Business intelligence software can gather, analyze, and generate reports upon data in real-time. It can even automate reports and report distribution to ensure a quick and efficient workflow. Coupled with artificial intelligence, these advanced systems can help spot trends and alert decision-makers faster than any human analyst without a business intelligence platform.
In turn, insurers can use the predictive capabilities of BI software to make better decisions about investments, premiums, and other aspects of their business. Meanwhile, users can set data governance rules for reports on BI platforms, so only people with the right credentials can see sensitive, private information.
Along with fraud, cybersecurity threatens both insurance companies and their customers. One study from McAfee reported upon the discovery of hundreds of new threats every minute. While mobile devices and remote connections have helped improve productivity, they have also added another layer of risk, so the number of threats increases daily.
For example, The Insurance Journal reported that the cost of cybercrime to insurance and related financial services has increased by 40 percent in just the last three years. Without smart tools, the threat level would surpass the ability of even the most skilled cybersecurity experts.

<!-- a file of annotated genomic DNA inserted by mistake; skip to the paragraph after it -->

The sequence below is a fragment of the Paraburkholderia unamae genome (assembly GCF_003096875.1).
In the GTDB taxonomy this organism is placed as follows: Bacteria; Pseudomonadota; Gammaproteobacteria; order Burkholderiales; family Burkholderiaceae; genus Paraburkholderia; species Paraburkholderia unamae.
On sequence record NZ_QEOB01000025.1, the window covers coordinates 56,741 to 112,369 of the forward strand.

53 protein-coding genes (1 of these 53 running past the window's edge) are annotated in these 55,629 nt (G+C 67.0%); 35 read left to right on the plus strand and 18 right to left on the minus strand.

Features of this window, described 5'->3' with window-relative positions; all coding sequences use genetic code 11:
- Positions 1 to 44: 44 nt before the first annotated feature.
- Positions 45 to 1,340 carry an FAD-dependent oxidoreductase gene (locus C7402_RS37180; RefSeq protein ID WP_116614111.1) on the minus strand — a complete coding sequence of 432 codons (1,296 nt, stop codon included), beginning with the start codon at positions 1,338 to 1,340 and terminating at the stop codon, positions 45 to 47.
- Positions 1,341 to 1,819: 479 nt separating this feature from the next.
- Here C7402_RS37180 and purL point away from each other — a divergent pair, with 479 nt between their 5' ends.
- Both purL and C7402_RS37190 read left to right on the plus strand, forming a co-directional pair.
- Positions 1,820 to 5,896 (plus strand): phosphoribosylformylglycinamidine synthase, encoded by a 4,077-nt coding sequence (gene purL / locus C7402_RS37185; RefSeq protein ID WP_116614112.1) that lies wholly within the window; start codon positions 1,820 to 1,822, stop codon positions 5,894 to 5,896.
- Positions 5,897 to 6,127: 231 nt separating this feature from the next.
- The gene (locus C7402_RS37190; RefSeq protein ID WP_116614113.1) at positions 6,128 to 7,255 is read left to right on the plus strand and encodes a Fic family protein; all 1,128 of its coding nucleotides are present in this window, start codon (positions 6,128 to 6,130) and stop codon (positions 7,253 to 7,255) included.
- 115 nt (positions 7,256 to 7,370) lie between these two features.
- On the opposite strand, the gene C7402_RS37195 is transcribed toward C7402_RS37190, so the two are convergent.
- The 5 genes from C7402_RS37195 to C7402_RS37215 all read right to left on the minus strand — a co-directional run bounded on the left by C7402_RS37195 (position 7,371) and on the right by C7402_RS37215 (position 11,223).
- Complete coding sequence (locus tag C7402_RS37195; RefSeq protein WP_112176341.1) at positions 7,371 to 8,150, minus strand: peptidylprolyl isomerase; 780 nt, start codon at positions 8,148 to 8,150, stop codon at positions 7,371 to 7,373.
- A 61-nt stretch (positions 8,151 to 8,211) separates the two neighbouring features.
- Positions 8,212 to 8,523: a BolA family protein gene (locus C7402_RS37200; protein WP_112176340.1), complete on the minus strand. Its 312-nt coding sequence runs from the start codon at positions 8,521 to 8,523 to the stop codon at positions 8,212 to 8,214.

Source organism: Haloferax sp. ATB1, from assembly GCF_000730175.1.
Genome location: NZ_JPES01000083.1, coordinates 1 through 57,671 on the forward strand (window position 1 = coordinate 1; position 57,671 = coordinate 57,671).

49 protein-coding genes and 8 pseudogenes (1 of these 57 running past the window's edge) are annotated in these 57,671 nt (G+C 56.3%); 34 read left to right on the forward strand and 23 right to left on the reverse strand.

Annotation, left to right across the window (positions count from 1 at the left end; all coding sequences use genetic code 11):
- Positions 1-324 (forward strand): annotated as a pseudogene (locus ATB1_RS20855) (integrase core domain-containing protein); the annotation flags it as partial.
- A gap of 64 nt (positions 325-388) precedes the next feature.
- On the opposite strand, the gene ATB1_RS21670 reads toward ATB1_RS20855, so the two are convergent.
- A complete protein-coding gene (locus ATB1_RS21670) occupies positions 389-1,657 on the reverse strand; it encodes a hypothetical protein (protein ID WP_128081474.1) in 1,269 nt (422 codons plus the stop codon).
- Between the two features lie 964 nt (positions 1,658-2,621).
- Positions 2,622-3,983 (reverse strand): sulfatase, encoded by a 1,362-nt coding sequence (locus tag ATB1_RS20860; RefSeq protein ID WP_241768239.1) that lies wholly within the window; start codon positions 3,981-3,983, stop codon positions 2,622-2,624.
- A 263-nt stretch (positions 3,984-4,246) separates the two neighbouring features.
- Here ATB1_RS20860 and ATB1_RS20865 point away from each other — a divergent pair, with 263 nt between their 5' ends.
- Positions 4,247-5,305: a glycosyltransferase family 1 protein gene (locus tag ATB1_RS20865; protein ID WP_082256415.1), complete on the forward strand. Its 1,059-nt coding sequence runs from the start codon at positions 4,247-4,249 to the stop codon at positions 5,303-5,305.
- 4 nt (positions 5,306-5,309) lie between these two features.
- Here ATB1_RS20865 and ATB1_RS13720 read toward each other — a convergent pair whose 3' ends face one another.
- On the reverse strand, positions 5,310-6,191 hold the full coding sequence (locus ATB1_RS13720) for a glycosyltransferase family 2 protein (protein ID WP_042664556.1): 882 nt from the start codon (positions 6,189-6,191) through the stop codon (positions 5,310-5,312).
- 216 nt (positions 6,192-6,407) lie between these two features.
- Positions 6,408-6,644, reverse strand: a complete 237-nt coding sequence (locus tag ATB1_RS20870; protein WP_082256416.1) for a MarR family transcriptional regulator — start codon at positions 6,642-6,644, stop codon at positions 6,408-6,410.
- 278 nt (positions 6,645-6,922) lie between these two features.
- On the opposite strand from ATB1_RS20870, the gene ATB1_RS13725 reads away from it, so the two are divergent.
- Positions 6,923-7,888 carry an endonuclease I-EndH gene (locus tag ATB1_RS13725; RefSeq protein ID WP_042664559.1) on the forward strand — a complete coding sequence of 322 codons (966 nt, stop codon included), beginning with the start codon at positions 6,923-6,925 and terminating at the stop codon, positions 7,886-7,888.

According to these security experts, teams can use business intelligence platforms to rapidly uncover weaknesses and expose threats, as much as fraud prevention intelligence can do to detect potential fraud.
8. Future-Proofing Business
Recent events, like the coronavirus outbreak, have underscored the difficulty of future-proofing businesses against potential disruptions. While insurance executives may hope that global pandemics of this scale are once-in-a-lifetime crises, they know that the future will bring its share of natural disasters and economic uncertainty.
Besides, insurers need ways to plan for potential technological revolutions, evolving consumer habits, and regulatory changes. Business intelligence platforms provide insurers with the vital tools to rapidly and decisively collect, store, report upon, and use information.
9. Centralized Data Access